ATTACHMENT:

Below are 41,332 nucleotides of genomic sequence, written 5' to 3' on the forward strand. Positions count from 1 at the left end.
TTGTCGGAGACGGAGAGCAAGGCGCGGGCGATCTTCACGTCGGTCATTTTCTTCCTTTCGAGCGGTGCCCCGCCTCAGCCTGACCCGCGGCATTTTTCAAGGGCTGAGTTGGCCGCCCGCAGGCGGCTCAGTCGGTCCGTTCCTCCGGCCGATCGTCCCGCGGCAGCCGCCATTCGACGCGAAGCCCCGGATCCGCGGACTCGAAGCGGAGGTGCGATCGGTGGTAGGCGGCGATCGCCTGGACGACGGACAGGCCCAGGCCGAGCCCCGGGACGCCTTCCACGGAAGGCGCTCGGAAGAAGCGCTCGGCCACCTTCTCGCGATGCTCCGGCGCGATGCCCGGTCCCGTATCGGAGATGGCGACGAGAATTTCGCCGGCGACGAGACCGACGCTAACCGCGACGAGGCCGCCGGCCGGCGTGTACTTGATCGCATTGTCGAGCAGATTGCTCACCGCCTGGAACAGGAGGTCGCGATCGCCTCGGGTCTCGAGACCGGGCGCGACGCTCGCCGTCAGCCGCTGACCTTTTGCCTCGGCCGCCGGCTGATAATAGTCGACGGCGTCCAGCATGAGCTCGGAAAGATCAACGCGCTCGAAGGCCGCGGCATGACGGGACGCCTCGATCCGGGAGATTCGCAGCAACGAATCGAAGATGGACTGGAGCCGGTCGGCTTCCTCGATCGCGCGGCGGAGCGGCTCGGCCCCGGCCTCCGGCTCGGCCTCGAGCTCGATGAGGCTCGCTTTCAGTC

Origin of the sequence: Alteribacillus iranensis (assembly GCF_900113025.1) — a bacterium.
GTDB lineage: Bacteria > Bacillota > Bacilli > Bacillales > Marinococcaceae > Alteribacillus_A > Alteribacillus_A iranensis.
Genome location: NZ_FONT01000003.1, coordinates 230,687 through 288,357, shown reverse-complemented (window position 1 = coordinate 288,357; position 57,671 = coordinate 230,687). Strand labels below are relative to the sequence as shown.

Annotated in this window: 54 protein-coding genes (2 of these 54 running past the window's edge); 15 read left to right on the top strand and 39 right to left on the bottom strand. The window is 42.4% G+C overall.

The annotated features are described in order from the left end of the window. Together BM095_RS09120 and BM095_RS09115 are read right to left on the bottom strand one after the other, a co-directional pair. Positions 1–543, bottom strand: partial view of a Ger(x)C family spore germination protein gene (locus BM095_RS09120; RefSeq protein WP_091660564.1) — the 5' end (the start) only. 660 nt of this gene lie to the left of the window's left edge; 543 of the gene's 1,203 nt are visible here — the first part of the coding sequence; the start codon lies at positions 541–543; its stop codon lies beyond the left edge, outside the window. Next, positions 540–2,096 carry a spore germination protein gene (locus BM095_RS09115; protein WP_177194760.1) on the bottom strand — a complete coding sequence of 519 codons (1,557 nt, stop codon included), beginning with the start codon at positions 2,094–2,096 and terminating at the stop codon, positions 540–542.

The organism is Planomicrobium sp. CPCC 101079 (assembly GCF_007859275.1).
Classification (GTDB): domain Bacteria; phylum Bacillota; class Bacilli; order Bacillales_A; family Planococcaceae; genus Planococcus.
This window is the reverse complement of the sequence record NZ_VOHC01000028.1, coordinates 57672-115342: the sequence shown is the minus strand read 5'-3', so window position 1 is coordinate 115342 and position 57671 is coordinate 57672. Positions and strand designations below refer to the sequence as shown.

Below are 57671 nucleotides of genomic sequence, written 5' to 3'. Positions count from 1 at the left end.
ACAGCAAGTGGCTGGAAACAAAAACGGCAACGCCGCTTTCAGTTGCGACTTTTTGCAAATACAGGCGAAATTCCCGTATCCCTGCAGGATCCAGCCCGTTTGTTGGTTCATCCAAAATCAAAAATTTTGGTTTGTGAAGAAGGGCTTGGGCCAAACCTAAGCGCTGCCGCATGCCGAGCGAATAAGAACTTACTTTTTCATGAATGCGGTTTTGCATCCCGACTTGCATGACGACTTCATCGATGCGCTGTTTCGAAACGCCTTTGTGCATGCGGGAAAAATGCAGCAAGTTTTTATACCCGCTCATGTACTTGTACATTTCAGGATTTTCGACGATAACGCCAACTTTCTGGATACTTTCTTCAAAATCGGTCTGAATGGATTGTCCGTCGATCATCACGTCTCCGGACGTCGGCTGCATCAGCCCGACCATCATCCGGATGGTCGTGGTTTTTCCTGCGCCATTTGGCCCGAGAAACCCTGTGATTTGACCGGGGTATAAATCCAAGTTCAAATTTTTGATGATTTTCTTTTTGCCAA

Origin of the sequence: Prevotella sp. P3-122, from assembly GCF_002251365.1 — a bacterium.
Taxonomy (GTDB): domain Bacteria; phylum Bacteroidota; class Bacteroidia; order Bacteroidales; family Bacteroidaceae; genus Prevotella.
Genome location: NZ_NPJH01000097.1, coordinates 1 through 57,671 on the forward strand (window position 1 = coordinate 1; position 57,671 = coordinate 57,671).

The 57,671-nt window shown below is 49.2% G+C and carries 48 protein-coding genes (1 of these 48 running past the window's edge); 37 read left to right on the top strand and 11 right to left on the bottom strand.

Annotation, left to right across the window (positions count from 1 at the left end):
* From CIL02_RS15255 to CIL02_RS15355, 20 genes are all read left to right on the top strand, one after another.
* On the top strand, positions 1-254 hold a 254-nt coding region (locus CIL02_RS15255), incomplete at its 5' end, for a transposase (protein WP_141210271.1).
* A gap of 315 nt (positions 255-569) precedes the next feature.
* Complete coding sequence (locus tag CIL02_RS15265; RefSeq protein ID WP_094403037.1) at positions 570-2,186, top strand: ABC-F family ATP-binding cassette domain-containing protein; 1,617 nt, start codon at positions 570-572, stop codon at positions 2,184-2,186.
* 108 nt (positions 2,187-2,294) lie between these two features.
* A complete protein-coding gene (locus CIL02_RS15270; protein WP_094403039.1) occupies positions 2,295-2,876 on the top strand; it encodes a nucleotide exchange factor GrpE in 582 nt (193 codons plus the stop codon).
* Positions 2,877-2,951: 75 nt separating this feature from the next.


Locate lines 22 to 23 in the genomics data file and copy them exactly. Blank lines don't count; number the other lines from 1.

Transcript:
* 108 nt (positions 2,187-2,294) lie between these two features.
* A complete protein-coding gene (locus CIL02_RS15270; protein WP_094403039.1) occupies positions 2,295-2,876 on the top strand; it encodes a nucleotide exchange factor GrpE in 582 nt (193 codons plus the stop codon).